The creator behind the film Listen to Me Sing, Isabel Garrett, discusses stop-motion animation and Alexander McQueen’s influence on her artistic journey.
Isabel Garrett is an award-winning Welsh animation director and puppet maker known for creating films that are both surreal and subversive. The artist is a graduate of the National Film and TV School where she obtained an MA in Directing Animation. Through stop-motion, puppetry, and live-action filmmaking, Garrett crafts stories filled with forceful yet tragic female characters. Below we chat with the artist about where she finds inspiration and how her time at Sarabande has helped her navigate the artistic and commercial worlds.
1. What drew you to puppetry?
The tactility of puppetry and stop-motion is something I love, it’s quite a simple thing. But the fact that everything’s real and made by hand gives it an inherent feeling of life even before it’s animated.
2. Your latest film, Listen to Me Sing, is currently on the festival circuit and has received awards like Best Animation at the BAFTA qualifying Underwire Festival. Can you tell us about the film and its reception so far?
The film is a love story between a downtrodden woman and a walrus. Sophie, the protagonist, essentially discovers her primal self through her relationship with the walrus. The reception has been lovely so far, and personally, the film’s helped me understand more clearly what sort of stories I want to tell.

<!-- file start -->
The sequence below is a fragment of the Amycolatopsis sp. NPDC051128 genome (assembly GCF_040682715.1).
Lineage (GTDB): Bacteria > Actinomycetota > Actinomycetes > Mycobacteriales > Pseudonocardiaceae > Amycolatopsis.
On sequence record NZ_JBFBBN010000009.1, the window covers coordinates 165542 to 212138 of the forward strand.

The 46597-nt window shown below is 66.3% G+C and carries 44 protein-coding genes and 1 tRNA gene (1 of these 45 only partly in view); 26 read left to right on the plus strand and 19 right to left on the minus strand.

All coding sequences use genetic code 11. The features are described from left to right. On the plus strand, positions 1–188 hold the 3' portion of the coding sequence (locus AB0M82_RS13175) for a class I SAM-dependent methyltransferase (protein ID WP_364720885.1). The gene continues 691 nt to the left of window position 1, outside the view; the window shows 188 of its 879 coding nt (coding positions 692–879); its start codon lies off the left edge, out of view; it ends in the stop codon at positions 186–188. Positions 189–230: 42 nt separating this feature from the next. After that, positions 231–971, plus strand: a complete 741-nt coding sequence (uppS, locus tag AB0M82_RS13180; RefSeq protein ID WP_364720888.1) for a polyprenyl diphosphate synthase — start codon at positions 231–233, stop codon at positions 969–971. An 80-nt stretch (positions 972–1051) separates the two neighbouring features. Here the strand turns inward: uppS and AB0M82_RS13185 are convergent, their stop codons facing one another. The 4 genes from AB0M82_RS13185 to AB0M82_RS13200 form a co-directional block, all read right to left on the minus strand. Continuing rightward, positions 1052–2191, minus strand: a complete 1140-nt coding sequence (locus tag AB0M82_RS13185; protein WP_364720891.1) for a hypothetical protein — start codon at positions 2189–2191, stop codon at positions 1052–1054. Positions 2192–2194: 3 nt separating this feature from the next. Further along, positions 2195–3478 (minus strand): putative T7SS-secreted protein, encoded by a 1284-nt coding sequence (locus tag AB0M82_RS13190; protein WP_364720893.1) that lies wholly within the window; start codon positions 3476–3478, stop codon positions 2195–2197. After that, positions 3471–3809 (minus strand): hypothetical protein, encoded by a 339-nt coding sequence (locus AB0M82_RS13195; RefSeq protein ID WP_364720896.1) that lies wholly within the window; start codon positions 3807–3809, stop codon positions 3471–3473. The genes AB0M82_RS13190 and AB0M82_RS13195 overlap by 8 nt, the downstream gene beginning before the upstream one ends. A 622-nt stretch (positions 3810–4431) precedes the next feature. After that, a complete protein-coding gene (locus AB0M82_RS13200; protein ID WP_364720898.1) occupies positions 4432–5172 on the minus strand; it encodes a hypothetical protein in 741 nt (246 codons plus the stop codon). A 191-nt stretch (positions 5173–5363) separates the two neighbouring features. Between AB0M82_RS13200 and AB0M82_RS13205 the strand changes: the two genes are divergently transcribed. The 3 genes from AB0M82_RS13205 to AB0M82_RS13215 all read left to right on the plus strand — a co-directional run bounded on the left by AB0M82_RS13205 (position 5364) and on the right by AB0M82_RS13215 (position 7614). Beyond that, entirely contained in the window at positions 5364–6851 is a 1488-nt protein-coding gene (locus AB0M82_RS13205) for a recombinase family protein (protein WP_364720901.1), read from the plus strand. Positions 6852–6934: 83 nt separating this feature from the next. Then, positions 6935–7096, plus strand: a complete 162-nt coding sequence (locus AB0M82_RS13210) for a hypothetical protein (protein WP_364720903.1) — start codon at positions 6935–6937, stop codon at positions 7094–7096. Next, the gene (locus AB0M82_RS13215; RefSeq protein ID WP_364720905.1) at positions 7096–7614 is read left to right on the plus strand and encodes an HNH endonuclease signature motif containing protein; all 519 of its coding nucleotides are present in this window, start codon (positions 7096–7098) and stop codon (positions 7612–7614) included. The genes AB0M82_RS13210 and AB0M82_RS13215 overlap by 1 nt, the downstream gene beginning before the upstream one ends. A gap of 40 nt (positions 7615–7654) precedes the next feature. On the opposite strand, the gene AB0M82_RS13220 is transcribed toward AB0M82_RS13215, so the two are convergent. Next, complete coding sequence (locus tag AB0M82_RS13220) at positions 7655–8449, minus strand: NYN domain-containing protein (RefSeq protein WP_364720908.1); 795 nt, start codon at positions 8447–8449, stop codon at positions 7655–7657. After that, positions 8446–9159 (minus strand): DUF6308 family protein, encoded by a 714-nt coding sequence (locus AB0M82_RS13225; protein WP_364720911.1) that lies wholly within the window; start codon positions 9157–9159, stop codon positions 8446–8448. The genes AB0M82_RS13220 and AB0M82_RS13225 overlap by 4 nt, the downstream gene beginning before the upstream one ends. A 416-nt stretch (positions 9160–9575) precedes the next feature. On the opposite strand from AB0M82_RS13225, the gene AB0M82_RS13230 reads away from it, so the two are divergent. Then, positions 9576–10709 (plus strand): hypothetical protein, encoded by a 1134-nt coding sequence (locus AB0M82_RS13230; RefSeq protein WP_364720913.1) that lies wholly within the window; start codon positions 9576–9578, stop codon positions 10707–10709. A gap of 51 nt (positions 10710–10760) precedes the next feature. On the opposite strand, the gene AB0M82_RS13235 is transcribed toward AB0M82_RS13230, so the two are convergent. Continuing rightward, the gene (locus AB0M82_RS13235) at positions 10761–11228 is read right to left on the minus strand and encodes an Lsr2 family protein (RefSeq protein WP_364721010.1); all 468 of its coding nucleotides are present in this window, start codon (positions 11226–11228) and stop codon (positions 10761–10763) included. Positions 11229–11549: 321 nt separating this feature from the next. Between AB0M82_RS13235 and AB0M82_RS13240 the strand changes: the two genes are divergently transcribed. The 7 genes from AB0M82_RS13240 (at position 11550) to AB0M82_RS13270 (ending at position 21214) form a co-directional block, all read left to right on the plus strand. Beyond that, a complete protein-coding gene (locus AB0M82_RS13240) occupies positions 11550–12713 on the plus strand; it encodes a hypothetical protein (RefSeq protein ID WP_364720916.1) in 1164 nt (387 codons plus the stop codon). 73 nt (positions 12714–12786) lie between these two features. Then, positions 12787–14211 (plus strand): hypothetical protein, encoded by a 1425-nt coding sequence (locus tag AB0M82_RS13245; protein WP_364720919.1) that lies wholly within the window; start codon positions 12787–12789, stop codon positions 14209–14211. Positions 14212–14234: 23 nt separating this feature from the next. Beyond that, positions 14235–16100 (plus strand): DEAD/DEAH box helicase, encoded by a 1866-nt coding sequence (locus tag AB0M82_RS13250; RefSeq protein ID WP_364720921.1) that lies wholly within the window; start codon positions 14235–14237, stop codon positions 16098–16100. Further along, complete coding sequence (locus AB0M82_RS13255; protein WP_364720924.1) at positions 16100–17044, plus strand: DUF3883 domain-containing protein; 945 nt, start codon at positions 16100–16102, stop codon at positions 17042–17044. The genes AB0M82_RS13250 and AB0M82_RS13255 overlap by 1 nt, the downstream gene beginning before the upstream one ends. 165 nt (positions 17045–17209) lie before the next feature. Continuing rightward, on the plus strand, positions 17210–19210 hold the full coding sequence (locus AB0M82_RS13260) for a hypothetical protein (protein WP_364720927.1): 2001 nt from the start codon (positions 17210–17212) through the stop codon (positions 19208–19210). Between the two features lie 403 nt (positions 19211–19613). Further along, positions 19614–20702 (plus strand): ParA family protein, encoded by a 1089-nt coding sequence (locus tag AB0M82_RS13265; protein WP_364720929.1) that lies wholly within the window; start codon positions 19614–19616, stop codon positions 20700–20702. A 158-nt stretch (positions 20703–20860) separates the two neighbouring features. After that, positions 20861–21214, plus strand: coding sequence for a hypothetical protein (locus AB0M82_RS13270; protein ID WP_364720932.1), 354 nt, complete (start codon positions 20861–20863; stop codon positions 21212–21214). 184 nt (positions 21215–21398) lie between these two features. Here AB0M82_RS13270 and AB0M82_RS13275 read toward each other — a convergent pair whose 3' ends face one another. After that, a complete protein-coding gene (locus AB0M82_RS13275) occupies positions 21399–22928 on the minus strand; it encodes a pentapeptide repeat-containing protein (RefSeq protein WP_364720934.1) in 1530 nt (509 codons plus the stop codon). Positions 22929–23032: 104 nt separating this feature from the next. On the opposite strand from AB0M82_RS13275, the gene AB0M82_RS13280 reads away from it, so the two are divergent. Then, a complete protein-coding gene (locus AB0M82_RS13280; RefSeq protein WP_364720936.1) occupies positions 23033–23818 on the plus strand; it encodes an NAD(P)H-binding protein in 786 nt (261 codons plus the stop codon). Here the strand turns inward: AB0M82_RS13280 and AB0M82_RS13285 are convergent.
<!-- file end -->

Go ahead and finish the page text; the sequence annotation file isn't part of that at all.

3. Your work is often set within surreal worlds. Where do you draw your inspiration from when creating these environments?
I like the spaces that exist between the natural world and the parts humans inhabit. It seems like there’s always a miserable forgotten bridge between the two, like the outskirts of cities and industrial estates, where we don’t care about the landscape anymore but we also don’t get any pleasure from being there. I think this, mixed with a slightly odd sense of humor and timing, makes things a bit surreal.
4. How has your time at Sarabande influenced your work today?
Sarabande has been wonderful for loads of reasons. They’re incredibly helpful with things like networking and support, which in turn helps me on the road to working out where my work fits commercially and artistically. Stop motion is both very specific and endlessly broad, so figuring out where you sit is important.
5. The Sarabande studios seem to be ripe for collaboration. What was it like having access to other artists and designers working under the same roof as you?
It’s inspiring! Being surrounded by brilliant artists is always fascinating, and it’s really lovely having so much diversity in terms of practice, too. There are jewelers, fashion designers, sculptors, and so much more, all of whom are so knowledgeable and skillful in what they do. It’s the perfect environment for collaboration.
6. Since participating in Sarabande, have you taken inspiration from the founder himself, Alexander McQueen?
I loved Alexander McQueen when I was younger. I remember seeing his collections for the first time when I was 16 and being so blown away by the stories he was telling with clothes and the complexity of the worlds in his catwalks. I hadn’t quite realized you could do that, and it was a huge part of why I went on to study fashion instead of doing A-Levels, which in turn led me into the art world.
7. Are you working on anything new while under quarantine?
I’ve had a few really fun commissions. I’ve also been very slowly writing a graphic novel which I’m super excited about. I’m also in the very early stages of developing a new short film!
Photos courtesy of Sarabande Foundation.